The jockeying for SB 201 will move to Hollywood territory this week. Actor Martin Sheen will team up with Sen. Dean Florez, the political force behind SB 201, at a press conference Tuesday at the Whole Foods store in Venice, designed to encourage the governor to sign the legislation.

Sen. Florez will talk about how SB 201 improves food safety, and Martin Sheen will discuss the importance of food choice and how raw milk has been part of his family’s good health for many years.

Im not normally a big fan of celebrity-based eventsour country is celebrity-crazed–but I guess if its for a cause I agree with, what the heck. And this is California, so why not use the natural resources you have?

According to Mark McAfee, Sheen family members were among his first customers when he started Organic Pastures in 2000. Mark is due to be at the press conference, as is Collette Cassidy of Claravale Farm, and possibly other stars.

What celebrity will the CDFA come up with as a counter? Maybe Darth Vader.


I was at a Friday evening Sabbath service a couple weeks ago, where the rabbi was discussing the scandal around the countrys largest kosher meat plant in Postville, Iowa. I hadnt been following the situation all that closely, but I found the rabbis passionate sermon intriguinghe argued that for meat to be kosher under Jewish law, not only must the animals be healthy and slaughtered ritualistically, but the workers must be treated humanely. Because the company, AgriProcessor, was abusing its workers, the meat the company produced was not truly kosher.

I should point out that this rabbis view isnt unanimous by any means in the Jewish community. The matter of the Pottsville plant has been the subject of much debate, and groups of Orthodox Jews have inspected the plant and say it adheres to rules that make meat kosher.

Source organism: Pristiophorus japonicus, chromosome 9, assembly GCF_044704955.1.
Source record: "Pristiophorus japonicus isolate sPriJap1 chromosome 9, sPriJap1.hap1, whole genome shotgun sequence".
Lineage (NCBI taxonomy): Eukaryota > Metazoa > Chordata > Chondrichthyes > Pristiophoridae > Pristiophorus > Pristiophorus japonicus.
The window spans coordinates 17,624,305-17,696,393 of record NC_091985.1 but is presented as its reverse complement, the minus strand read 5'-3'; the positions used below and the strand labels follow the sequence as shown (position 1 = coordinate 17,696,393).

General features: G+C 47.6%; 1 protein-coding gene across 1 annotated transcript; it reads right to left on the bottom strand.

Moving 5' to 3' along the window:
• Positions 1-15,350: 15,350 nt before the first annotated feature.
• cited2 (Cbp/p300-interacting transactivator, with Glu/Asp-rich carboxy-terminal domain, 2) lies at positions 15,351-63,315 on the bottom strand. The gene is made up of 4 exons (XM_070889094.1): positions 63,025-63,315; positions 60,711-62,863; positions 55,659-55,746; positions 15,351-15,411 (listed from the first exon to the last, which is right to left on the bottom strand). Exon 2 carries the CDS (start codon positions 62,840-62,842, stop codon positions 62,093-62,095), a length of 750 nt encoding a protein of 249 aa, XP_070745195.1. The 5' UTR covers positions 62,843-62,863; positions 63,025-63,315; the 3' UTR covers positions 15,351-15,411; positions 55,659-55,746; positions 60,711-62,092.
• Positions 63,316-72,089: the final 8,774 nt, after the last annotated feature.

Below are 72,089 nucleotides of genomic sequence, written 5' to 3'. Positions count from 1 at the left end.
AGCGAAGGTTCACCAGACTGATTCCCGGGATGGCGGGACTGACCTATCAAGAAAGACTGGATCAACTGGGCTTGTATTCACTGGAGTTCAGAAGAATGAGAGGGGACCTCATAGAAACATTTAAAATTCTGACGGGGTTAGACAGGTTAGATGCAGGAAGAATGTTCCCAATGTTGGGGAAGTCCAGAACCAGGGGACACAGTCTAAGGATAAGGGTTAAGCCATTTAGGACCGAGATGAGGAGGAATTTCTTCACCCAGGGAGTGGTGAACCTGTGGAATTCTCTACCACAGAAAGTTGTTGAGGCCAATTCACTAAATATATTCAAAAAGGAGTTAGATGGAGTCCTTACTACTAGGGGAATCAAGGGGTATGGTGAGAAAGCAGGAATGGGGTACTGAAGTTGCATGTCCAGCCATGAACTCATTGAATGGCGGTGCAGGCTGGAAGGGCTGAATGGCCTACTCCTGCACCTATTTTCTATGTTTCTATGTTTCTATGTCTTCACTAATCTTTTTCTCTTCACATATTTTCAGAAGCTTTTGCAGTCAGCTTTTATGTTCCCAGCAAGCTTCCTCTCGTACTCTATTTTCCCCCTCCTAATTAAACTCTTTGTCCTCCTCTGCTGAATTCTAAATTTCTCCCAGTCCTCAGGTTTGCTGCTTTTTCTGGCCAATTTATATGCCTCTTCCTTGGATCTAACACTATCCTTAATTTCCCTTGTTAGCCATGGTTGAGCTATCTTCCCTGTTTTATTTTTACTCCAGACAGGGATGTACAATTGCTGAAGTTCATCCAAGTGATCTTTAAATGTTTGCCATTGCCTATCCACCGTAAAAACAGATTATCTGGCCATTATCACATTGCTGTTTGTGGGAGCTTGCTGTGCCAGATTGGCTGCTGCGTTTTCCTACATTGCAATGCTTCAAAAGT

Not long after the original expose about Postville, federal immigration authorities raided the placenot because of concerns about the meat, but about illegal workers. The government compounded the problem of abuse of the workers by deporting the breadwinners of many of the worker families, which the rabbi decried as simply making worse the original offense.

I bring the Pottsville situation up because of the discussion following my August 31 posting concerning the matter of a state discovery of medication at Organic Pastures dairy. A few people were understandably concerned, and Mark McAfee was just a little defensive in his explanation.

The bigger problem, of course, is that most of us have little idea about what happens in barns and slaughterhouses. Thats why there was so much shock and outrage over the videos of the downer cows captured by the Humane Society, that appeared on YouTube last spring.

Such ignorance makes discussions like the one between Mark and his questioners especially useful. The questions by consumers often sound both nave and accusatory to someone like Mark, who spends every day involved in the minutiae of running a dairy, and takes much for granted. It’s all testimony to how far removed many of us are from farm life.

I know I experience that sense of ignorance when I visit raw milk dairies. On a few occasions, Ive seen the dairies feed their cows a treat of oats when they first come in for milking. Its conditioning, to get them to cooperate more eagerly than they might. But does it violate the dairies pasture-fed commitment? Ive just assumed its one of those little informalities, among many, and I havent wanted to sound either accusatory or nave by asking.

I do think I know the answer to the question from Concerned Consumer, who wonders what happens to the cattle sold off by Organic Pastures after treatment with antibiotics or other drugs: they are sent back into the vast factory farm system, where no questions are asked, or even allowed, because honest answers would upset us too much. This is the system the regulators uphold, so why would they be concerned about such a scenario?

A New Hampshire farmer I often purchase beef from isnt certified organic, but is committed to organic principles. She says she occasionally uses antibiotics if an animals life is in danger, and keeps the animal on. She also says she raises her animals with love. I accept that, and find her farms meat dense and flavorful. I agree with the rabbi that there is a spiritual component to all this, and you wont find the spirit you are looking for on this countrys vast feedlots.